SummaryWe are back to our normal recording schedule.  Rob found a new intermediate programming course about Elixir that he started this weekend. It's by The Pragmatic Studio, and it slowly builds up a web framework from scratch. Rob is super excited about this, as he expects to learn a lot from the course.JD has been thinking about the last episode, and Rob's and his differing opinions on Rails and whether it does too much. Exploring Domain-Driven Design, he wonders how to apply the lessons he has learnt to Rails. Another thing on his mind has been the question how many projects one can do in one lifetime, raising the question if he is working on something important right now. He is reflecting on their goals to put something valuable into the world, and the reason they started the podcast in the first place. And finally, he saw the announcement of a talk that combines side projects with the science of habit formation. It also reminded him of Basecamp's Shape Up methodology, which is focused on delivering a working piece of software as quickly as possible. This made him think that there must be better ways to approach his projects than what he is doing now. All three thoughts combined raised the big question for him what to focus his attention on next. And since Rob and JD started the podcast to explore entrepreneurship, the two start to discuss what that means for their projects as well. Rob has been inspired by the Rework episode The Bookshop Around the Corner about a socially responsible business, and is thinking about how a business might help diversify his income as a freelancer.The two end the episode in agreement that there is a lot to think about, and that they'll have to continue the discussion in the next episode.Stay in touchWebsite: https://www.devnlife.comJan David: https://twitter.com/0x6a64Rob: https://twitter.com/RobPando
Aggregate Roots, Entities, and Deliberate Practice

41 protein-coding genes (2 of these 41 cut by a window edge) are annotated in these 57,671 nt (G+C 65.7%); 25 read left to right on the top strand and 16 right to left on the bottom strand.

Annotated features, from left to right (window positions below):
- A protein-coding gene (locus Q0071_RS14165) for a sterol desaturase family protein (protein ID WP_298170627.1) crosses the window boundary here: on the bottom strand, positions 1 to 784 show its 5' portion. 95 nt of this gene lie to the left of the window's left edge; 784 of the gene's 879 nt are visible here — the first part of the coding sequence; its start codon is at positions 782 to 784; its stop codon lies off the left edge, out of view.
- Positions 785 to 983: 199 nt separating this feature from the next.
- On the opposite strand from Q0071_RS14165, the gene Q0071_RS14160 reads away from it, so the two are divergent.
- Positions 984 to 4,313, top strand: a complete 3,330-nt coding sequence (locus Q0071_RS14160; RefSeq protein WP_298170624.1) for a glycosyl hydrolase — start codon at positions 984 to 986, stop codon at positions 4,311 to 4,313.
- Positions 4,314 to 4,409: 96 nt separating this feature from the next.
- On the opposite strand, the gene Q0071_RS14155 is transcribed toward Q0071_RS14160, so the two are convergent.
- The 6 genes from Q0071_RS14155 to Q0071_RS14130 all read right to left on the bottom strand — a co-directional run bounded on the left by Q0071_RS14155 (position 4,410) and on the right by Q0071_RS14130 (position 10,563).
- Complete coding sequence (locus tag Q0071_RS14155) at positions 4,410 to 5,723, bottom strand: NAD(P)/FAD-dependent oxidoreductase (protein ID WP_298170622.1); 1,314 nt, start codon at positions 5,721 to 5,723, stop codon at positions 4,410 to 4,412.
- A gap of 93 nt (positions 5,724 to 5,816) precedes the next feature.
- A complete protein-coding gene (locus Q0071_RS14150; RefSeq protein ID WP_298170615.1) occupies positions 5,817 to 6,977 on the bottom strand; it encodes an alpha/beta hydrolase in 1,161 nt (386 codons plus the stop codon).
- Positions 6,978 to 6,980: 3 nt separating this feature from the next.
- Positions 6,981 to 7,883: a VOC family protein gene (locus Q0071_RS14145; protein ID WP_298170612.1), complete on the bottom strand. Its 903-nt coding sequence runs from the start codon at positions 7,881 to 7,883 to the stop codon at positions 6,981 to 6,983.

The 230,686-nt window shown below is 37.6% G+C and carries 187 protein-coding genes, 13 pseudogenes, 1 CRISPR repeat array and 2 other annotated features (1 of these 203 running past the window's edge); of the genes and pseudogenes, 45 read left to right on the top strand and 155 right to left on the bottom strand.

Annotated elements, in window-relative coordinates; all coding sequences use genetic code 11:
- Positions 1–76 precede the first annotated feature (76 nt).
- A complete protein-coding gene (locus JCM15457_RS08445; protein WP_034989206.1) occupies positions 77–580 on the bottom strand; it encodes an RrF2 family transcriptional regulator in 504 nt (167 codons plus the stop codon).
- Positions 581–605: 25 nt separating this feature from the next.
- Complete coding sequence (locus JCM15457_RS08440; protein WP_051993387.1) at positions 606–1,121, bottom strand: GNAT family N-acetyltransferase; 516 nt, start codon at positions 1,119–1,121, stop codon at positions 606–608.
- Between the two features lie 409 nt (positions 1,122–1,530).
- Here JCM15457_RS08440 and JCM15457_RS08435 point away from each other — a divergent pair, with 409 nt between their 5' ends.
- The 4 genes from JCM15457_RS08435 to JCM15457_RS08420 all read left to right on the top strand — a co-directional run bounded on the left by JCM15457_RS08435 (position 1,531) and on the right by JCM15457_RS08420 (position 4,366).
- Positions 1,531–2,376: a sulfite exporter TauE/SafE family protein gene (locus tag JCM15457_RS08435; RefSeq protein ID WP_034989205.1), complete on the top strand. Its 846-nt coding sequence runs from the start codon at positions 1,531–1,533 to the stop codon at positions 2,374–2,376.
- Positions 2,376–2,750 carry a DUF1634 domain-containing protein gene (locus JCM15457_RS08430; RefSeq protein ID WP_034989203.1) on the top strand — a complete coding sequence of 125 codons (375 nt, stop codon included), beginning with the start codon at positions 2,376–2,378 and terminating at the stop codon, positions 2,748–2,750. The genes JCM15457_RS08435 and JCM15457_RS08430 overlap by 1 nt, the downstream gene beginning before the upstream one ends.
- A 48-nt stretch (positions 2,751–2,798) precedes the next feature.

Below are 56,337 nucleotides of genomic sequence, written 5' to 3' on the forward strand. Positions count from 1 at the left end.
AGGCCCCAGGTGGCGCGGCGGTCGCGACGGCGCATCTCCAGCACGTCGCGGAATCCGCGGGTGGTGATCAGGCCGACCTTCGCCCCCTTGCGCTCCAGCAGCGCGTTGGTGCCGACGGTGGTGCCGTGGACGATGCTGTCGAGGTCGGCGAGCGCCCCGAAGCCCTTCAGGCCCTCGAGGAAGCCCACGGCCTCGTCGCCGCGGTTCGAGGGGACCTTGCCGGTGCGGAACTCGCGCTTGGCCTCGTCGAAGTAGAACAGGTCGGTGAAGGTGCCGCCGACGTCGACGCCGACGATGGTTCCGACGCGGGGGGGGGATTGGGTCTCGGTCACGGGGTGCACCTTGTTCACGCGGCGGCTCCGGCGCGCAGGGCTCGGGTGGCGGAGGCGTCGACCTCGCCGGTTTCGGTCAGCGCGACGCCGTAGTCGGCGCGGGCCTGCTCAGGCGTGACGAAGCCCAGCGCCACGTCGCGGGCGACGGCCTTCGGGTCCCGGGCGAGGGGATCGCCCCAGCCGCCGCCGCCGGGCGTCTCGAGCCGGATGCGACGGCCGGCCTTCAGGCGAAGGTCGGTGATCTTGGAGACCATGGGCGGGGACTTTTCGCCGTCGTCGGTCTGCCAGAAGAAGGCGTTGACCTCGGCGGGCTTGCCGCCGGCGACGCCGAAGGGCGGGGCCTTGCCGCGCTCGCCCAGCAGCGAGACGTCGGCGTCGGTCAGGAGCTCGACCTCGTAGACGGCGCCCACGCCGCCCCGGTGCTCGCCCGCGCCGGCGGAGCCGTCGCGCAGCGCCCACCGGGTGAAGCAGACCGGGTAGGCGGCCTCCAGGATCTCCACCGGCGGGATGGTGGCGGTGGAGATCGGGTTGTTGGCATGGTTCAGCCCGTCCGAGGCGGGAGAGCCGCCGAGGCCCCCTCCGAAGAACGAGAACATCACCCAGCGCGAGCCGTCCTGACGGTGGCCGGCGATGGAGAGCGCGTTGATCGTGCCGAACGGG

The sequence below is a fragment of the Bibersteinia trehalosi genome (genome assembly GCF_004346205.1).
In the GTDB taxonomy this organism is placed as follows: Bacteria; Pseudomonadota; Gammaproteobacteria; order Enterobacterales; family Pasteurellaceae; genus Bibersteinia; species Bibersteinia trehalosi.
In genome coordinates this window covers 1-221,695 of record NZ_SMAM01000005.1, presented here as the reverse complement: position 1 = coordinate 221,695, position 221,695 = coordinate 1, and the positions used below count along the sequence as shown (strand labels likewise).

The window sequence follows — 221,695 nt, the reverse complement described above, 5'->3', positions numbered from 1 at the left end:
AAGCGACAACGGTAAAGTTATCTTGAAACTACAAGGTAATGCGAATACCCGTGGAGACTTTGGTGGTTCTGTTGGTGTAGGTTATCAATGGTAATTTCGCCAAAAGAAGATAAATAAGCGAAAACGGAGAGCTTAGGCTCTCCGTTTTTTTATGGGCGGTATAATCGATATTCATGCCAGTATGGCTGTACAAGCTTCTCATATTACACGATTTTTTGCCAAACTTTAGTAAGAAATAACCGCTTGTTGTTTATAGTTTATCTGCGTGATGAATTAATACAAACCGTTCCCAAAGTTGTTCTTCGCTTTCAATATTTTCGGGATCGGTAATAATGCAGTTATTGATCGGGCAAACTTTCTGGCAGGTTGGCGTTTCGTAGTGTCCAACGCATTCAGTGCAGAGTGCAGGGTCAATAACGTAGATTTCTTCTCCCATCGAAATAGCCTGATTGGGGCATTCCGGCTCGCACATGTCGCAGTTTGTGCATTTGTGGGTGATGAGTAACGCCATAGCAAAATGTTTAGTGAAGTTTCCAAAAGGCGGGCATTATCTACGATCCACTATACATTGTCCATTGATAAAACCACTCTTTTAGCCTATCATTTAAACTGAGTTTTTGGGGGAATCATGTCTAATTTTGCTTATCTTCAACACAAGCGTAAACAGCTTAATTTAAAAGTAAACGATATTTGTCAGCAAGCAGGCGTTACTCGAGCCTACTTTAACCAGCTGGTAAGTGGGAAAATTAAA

Jun 7 2020
Aggregate Roots, Entities, and Deliberate Practice
SummaryRob plans some activities again in a world that slowly opens up, and shares his frustrating experience booking tickets for Universal Studios. JD is thinking about his summer vacation, and has decided to take a full three weeks off to recharge from the stress. It'll probably be a motorcycle vacation in Germany. The two chat about the cultural differences when it comes to holidays, especially between the US and Sweden.Then JD gives an update on his project, reflects on his approach, and describes how he shifted from a "getting things done" to a growth mindset to enjoy the work more. This has helped push him forward exploring DDD, which the two discuss in depth. With the lessons he learnt, JD rewrote the initial version of his domain model and is making much more progress than before. One insight in particular helped redesign the domain:Aggregates turned out to be one of the most difficult patterns to apply. There was an over-emphasis on access rules within aggregates (nobody can hold a reference to things within an aggregate apart from the aggregate root). A much more useful view at aggregates is to look at them as consistency boundaries for transactions, distributions and concurrency.Progress is still slow though, which prompts JD to reflect on his expectations on software development and open source. Do other people really write side projects in one weekend? Were popular projects open source projects really created in a day? Or is it a sign of practice and experience? And what role play frameworks in this? Do they support the projects, or do they hide too much complexity for learning? JD argues that he's been too focused on executing, and has not payed enough attention to deliberate practice.Stay in touchWebsite: https://www.devnlife.comJan David: https://twitter.com/0x6a64Rob: https://twitter.com/RobPando